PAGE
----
Student Perceptions and Instructional Evaluations in an Online and Traditional Classroom Setting: A Multivariate Analysis

Ronald Berk

The research on student rating scales and other measures of teaching effectiveness in face-to-face (F2F) courses has been accumulating for 90 years. With the burgeoning international development of online and blended/hybrid courses over the past decade, the question of what measures to use has challenged directors of distance education programs. Can the traditional F2F scales already in operation be applied to online courses or do all new scales have to be designed? Despite the increasing number of online courses, attention to their evaluation lags far behind that of F2F courses in terms of available measures, quality of measures, and delivery systems. The salient characteristics of F2F and online courses are compared to determine whether they are really different enough to justify separate scales and evaluation systems. Based on a review of the research and current practices, seven concrete measurement options were generated. They are proffered and critiqued as a state-of-the-art &...

Face-to-Face versus Online Course Evaluations: A "Consumer's Guide" to Seven Strategies

mounir dahmani

Do Online Students Perform Better than Face-to-face Students? Reflections and a Short Review of some Empirical Findings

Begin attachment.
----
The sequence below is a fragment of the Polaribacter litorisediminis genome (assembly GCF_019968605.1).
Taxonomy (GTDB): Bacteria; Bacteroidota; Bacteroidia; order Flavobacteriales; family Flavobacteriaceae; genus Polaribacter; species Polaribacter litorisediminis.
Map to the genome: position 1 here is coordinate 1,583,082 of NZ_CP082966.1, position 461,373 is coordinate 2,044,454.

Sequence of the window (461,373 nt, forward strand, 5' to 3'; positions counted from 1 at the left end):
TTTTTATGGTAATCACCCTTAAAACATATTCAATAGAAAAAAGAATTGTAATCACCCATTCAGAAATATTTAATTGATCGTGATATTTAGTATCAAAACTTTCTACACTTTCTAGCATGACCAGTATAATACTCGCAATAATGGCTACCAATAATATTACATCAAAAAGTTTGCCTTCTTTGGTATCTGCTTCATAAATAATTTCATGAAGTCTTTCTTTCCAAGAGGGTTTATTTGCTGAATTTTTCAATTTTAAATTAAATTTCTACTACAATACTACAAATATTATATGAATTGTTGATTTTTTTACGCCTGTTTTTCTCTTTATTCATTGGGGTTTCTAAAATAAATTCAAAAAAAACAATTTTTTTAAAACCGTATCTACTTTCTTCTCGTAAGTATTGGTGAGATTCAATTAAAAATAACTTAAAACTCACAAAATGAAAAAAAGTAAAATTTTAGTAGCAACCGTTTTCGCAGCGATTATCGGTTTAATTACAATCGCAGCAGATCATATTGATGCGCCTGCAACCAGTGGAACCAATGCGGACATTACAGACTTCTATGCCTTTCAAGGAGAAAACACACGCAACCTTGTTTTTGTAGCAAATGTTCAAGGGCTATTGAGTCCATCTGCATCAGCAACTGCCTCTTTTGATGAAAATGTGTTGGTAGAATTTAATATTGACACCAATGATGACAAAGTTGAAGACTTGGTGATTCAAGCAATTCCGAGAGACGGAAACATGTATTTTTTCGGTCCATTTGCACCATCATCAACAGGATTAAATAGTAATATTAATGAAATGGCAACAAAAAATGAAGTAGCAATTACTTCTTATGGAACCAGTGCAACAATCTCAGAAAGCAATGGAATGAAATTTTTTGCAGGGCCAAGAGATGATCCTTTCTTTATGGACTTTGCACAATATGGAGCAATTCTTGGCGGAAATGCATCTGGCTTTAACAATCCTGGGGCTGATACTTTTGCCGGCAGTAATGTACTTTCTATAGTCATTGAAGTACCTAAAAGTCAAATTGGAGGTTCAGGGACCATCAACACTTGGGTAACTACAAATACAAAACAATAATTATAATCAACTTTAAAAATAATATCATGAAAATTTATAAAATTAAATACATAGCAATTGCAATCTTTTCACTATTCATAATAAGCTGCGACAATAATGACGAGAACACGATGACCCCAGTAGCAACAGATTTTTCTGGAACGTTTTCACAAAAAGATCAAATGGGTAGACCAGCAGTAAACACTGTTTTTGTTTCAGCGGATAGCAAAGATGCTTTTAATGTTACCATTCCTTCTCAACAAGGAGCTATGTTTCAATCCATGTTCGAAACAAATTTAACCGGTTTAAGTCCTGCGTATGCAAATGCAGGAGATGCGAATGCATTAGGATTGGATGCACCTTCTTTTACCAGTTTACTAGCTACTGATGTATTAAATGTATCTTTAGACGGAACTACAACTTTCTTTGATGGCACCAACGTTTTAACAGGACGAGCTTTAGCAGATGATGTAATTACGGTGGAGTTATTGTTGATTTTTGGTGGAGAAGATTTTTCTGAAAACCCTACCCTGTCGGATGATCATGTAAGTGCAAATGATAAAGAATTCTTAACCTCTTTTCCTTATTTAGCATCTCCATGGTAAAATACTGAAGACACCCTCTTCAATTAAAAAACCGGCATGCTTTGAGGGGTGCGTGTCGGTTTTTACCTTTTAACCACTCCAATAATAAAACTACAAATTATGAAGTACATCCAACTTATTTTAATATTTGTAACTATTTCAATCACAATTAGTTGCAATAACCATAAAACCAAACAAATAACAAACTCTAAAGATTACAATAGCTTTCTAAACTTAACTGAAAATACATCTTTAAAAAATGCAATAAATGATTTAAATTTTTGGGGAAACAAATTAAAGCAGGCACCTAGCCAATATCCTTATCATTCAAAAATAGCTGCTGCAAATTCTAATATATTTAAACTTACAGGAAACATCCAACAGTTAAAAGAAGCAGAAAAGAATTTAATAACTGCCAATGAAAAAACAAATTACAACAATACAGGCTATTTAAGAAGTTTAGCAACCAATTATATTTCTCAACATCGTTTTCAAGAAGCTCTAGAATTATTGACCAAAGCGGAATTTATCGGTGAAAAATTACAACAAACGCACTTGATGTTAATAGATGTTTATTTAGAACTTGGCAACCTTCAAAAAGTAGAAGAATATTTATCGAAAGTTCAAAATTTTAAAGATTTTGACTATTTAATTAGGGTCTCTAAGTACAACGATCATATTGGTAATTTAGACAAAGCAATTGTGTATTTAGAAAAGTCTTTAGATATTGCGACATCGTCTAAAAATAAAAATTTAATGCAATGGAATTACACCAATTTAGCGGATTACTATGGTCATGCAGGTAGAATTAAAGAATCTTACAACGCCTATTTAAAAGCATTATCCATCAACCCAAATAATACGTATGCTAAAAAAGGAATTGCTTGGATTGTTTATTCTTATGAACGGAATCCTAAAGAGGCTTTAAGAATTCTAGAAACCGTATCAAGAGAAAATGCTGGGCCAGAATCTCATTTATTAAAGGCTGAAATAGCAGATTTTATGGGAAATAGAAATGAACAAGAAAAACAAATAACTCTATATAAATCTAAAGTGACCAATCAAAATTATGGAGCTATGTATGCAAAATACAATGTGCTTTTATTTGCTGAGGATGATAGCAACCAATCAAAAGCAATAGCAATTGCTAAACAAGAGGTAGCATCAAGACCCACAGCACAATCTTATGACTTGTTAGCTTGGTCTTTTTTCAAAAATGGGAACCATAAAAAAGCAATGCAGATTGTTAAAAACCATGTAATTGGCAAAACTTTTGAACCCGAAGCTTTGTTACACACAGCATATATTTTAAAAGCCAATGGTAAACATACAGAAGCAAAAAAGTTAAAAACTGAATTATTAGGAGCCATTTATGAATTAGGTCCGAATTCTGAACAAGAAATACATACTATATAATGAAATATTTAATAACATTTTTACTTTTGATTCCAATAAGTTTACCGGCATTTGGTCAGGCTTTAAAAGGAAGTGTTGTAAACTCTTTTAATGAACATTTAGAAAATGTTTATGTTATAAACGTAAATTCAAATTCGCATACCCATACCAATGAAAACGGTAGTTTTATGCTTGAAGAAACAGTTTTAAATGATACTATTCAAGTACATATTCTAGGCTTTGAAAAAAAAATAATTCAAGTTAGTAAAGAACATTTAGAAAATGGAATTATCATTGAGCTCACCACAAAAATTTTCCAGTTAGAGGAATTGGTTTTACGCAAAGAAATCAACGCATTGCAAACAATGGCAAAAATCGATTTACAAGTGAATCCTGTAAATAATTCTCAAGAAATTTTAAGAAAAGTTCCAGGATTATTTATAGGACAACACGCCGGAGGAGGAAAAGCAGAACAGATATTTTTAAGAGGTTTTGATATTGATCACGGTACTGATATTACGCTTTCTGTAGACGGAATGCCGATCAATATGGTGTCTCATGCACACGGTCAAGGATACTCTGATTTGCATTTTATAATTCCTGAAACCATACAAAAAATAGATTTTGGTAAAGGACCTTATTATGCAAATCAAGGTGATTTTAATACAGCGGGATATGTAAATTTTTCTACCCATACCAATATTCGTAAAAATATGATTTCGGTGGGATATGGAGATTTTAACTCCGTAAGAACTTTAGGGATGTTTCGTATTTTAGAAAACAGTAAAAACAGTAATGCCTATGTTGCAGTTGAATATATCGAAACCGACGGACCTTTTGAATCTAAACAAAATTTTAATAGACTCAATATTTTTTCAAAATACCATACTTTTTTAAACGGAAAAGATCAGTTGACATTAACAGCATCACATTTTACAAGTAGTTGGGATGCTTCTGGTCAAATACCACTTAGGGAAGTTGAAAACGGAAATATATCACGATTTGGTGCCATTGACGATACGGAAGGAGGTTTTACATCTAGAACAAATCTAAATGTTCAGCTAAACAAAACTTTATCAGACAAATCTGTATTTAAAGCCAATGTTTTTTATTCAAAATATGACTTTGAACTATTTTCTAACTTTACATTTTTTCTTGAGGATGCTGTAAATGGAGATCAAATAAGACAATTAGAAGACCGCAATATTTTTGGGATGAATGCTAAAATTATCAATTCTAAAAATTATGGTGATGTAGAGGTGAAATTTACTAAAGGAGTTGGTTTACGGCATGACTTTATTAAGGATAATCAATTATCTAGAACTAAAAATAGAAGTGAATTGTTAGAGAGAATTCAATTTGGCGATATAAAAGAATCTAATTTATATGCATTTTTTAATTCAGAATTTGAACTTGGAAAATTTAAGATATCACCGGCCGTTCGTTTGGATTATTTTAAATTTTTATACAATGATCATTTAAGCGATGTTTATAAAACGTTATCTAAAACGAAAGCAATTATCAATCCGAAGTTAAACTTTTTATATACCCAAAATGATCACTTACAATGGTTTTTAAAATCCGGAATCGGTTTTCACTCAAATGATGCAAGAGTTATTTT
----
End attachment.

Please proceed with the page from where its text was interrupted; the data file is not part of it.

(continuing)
Barbara Polnick

Student Evaluation of Teaching: The Inequity of Faculty Scores in Online versus Face-to-Face Courses

2022, International journal of research publications

The Evaluation of the Laguna State Polytechnic University Online Student’s Grading System

2006, Innovate Journal of Online Education

Online Student Evaluations and Response Rates Reconsidered

2013, American Journal of Business Education (AJBE)

Online Course Evaluations Response Rates

Joseph Heilman

Empowering Learners and Instructors through Online Class Evaluations

Curt Bonk , Ray Martinez

2004, Association for Educational …

Online Education Evaluation: What Should We Evaluate?.

Guglielmo Trentin

2000, Journal of Computer Assisted Learning

The evaluation of online courses

james simon

2005, Computers and Composition

Comparing grades in online and face-to-face writing courses: Interpersonal accountability and institutional commitment

Bridget Arend

Perhaps the most promising and understudied aspect of online education is course assessment. Course assessment is important because it has a strong impact on learning and is an indicator of the quality of learning occurring in a class. In the online environment, methods of assessment can be very different. However, the online education literature is currently lacking empirical data about the general status of assessment practices or how those practices relate to student learning. This article lays the groundwork for future studies by providing a description of formative and summative assessment and learning strategies in 60 online courses and suggesting some ways that assessment practices lead to different types of learning. In this study, instructors appear to follow effective practice by using multiple and alternative assessment methods, dispersing grades over time, and providing timely and frequent feedback to students. Students report focusing on relatively more complex learning...